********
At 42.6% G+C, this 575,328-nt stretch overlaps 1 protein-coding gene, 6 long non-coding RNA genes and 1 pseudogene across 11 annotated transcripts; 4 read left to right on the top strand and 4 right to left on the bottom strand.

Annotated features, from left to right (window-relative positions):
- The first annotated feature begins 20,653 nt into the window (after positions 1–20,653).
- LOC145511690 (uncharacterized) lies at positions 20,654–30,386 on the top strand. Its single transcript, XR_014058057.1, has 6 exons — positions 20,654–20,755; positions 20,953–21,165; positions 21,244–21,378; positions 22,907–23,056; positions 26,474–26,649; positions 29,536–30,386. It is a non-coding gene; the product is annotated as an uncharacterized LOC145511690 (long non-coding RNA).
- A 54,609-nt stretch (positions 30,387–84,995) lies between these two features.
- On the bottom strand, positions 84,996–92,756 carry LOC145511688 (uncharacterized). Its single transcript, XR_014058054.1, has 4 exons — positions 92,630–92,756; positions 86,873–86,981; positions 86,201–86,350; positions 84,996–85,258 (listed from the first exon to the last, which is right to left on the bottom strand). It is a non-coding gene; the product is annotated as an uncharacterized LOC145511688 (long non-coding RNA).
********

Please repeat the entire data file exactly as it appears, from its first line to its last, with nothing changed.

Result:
At 42.6% G+C, this 575,328-nt stretch overlaps 1 protein-coding gene, 6 long non-coding RNA genes and 1 pseudogene across 11 annotated transcripts; 4 read left to right on the top strand and 4 right to left on the bottom strand.

Annotated features, from left to right (window-relative positions):
- The first annotated feature begins 20,653 nt into the window (after positions 1–20,653).
- LOC145511690 (uncharacterized) lies at positions 20,654–30,386 on the top strand. Its single transcript, XR_014058057.1, has 6 exons — positions 20,654–20,755; positions 20,953–21,165; positions 21,244–21,378; positions 22,907–23,056; positions 26,474–26,649; positions 29,536–30,386. It is a non-coding gene; the product is annotated as an uncharacterized LOC145511690 (long non-coding RNA).
- A 54,609-nt stretch (positions 30,387–84,995) lies between these two features.
- On the bottom strand, positions 84,996–92,756 carry LOC145511688 (uncharacterized). Its single transcript, XR_014058054.1, has 4 exons — positions 92,630–92,756; positions 86,873–86,981; positions 86,201–86,350; positions 84,996–85,258 (listed from the first exon to the last, which is right to left on the bottom strand). It is a non-coding gene; the product is annotated as an uncharacterized LOC145511688 (long non-coding RNA).